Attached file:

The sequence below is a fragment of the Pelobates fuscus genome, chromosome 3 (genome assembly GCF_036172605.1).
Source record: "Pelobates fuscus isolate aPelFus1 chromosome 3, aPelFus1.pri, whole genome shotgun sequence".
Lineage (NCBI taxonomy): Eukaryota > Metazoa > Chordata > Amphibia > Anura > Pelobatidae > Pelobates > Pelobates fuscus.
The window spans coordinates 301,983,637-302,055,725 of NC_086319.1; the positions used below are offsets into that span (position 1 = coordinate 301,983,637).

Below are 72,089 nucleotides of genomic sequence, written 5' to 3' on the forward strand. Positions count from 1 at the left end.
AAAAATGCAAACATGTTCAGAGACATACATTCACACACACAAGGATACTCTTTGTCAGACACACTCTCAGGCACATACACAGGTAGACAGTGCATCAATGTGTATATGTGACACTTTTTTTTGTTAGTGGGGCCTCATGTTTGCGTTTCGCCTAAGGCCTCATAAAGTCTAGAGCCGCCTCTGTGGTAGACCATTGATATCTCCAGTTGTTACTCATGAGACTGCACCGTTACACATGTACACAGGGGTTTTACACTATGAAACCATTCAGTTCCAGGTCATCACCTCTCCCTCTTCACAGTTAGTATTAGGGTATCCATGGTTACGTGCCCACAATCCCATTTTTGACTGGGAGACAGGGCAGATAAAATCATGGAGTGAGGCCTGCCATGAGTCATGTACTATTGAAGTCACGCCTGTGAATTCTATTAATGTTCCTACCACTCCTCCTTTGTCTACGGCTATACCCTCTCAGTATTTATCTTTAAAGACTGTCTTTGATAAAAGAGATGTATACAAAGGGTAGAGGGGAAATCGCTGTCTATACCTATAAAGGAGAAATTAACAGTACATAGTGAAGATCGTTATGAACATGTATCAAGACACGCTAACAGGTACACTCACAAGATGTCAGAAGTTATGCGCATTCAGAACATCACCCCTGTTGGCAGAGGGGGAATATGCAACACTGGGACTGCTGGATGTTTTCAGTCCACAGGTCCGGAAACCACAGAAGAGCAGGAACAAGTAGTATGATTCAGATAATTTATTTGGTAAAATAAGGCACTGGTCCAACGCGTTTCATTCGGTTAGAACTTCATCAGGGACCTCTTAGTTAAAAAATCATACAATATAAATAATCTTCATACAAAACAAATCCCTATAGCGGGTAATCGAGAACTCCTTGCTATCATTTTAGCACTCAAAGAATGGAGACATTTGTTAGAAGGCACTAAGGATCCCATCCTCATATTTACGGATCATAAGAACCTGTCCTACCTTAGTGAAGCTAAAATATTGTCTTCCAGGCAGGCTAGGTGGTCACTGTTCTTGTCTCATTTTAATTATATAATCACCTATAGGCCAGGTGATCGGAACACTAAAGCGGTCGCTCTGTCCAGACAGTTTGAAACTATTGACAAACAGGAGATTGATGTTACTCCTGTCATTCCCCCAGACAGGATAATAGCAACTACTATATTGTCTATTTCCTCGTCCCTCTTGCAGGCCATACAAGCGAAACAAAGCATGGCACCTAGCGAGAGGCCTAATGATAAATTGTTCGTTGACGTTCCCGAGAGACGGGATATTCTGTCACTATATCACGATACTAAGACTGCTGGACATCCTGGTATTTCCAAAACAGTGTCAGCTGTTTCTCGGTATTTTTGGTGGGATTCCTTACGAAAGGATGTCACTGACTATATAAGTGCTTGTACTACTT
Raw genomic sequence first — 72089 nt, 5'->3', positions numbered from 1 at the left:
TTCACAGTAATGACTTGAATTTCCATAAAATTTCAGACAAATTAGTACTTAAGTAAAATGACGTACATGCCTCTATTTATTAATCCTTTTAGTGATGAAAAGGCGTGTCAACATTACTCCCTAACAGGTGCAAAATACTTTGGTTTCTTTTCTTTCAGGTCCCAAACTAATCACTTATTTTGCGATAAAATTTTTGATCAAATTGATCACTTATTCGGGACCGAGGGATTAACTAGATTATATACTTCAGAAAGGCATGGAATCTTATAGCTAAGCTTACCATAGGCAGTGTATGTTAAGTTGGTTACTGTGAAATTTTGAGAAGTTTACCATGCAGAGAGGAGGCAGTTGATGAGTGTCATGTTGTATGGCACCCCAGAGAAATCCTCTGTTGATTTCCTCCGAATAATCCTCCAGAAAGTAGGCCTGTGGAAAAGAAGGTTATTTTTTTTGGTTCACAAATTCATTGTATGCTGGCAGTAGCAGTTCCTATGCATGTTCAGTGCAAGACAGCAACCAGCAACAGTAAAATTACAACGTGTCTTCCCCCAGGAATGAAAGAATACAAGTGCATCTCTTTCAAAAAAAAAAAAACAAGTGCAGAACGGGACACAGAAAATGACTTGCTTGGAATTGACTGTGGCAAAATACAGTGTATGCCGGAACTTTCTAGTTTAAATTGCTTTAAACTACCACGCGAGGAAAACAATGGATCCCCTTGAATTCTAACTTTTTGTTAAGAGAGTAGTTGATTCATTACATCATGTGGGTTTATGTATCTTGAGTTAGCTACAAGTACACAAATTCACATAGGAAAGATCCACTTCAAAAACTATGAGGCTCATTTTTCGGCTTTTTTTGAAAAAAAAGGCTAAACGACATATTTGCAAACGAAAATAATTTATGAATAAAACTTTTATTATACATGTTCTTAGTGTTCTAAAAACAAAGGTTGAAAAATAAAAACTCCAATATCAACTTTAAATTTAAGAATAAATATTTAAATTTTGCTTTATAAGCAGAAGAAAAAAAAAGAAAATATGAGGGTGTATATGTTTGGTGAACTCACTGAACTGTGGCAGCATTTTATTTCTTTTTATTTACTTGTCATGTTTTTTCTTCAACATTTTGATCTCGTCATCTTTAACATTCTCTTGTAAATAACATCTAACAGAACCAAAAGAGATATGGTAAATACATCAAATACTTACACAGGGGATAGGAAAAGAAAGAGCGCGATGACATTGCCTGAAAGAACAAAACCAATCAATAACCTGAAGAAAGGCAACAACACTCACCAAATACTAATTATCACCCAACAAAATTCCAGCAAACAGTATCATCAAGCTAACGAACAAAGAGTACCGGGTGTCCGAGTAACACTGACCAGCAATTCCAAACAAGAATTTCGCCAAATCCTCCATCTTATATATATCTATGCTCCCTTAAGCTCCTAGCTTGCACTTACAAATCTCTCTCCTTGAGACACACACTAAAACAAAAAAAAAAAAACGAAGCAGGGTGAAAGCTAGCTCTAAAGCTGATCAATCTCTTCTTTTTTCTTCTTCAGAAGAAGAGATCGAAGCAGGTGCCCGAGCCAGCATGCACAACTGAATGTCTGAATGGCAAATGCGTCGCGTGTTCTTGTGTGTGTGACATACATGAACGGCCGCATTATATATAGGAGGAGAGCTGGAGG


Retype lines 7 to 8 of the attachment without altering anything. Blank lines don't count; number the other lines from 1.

Raw genomic sequence first — 72089 nt, 5'->3', positions numbered from 1 at the left:
TTCACAGTAATGACTTGAATTTCCATAAAATTTCAGACAAATTAGTACTTAAGTAAAATGACGTACATGCCTCTATTTATTAATCCTTTTAGTGATGAAAAGGCGTGTCAACATTACTCCCTAACAGGTGCAAAATACTTTGGTTTCTTTTCTTTCAGGTCCCAAACTAATCACTTATTTTGCGATAAAATTTTTGATCAAATTGATCACTTATTCGGGACCGAGGGATTAACTAGATTATATACTTCAGAAAGGCATGGAATCTTATAGCTAAGCTTACCATAGGCAGTGTATGTTAAGTTGGTTACTGTGAAATTTTGAGAAGTTTACCATGCAGAGAGGAGGCAGTTGATGAGTGTCATGTTGTATGGCACCCCAGAGAAATCCTCTGTTGATTTCCTCCGAATAATCCTCCAGAAAGTAGGCCTGTGGAAAAGAAGGTTATTTTTTTTGGTTCACAAATTCATTGTATGCTGGCAGTAGCAGTTCCTATGCATGTTCAGTGCAAGACAGCAACCAGCAACAGTAAAATTACAACGTGTCTTCCCCCAGGAATGAAAGAATACAAGTGCATCTCTTTCAAAAAAAAAAAAACAAGTGCAGAACGGGACACAGAAAATGACTTGCTTGGAATTGACTGTGGCAAAATACAGTGTATGCCGGAACTTTCTAGTTTAAATTGCTTTAAACTACCACGCGAGGAAAACAATGGATCCCCTTGAATTCTAACTTTTTGTTAAGAGAGTAGTTGATTCATTACATCATGTGGGTTTATGTATCTTGAGTTAGCTACAAGTACACAAATTCACATAGGAAAGATCCACTTCAAAAACTATGAGGCTCATTTTTCGGCTTTTTTTGAAAAAAAAGGCTAAACGACATATTTGCAAACGAAAATAATTTATGAATAAAACTTTTATTATACATGTTCTTAGTGTTCTAAAAACAAAGGTTGAAAAATAAAAACTCCAATATCAACTTTAAATTTAAGAATAAATATTTAAATTTTGCTTTATAAGCAGAAGAAAAAAAAAGAAAATATGAGGGTGTATATGTTTGGTGAACTCACTGAACTGTGGCAGCATTTTATTTCTTTTTATTTACTTGTCATGTTTTTTCTTCAACATTTTGATCTCGTCATCTTTAACATTCTCTTGTAAATAACATCTAACAGAACCAAAAGAGATATGGTAAATACATCAAATACTTACACAGGGGATAGGAAAAGAAAGAGCGCGATGACATTGCCTGAAAGAACAAAACCAATCAATAACCTGAAGAAAGGCAACAACACTCACCAAATACTAATTATCACCCAACAAAATTCCAGCAAACAGTATCATCAAGCTAACGAACAAAGAGTACCGGGTGTCCGAGTAACACTGACCAGCAATTCCAAACAAGAATTTCGCCAAATCCTCCATCTTATATATATCTATGCTCCCTTAAGCTCCTAGCTTGCACTTACAAATCTCTCTCCTTGAGACACACACTAAAACAAAAAAAAAAAAACGAAGCAGGGTGAAAGCTAGCTCTAAAGCTGATCAATCTCTTCTTTTTTCTTCTTCAGAAGAAGAGATCGAAGCAGGTGCCCGAGCCAGCATGCACAACTGAATGTCTGAATGGCAAATGCGTCGCGTGTTCTTGTGTGTGTGACATACATGAACGGCCGCATTATATATAGGAGGAGAGCTGGAGG